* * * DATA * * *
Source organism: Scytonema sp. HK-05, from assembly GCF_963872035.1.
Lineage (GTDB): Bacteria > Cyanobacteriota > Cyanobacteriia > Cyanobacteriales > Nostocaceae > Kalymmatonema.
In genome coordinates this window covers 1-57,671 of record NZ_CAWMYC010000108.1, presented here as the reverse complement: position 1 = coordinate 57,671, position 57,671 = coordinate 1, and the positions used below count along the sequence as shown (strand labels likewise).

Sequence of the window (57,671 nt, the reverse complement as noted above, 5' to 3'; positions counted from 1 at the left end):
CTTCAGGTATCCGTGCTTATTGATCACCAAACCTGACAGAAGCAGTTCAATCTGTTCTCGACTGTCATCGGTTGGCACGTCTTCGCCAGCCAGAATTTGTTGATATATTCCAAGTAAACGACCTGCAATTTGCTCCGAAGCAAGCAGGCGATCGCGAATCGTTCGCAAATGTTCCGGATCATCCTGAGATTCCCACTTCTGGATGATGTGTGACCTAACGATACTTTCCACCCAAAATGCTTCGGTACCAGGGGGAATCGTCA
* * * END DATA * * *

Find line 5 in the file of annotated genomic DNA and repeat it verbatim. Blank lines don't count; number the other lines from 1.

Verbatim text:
CTTCAGGTATCCGTGCTTATTGATCACCAAACCTGACAGAAGCAGTTCAATCTGTTCTCGACTGTCATCGGTTGGCACGTCTTCGCCAGCCAGAATTTGTTGATATATTCCAAGTAAACGACCTGCAATTTGCTCCGAAGCAAGCAGGCGATCGCGAATCGTTCGCAAATGTTCCGGATCATCCTGAGATTCCCACTTCTGGATGATGTGTGACCTAACGATACTTTCCACCCAAAATGCTTCGGTACCAGGGGGAATCGTCA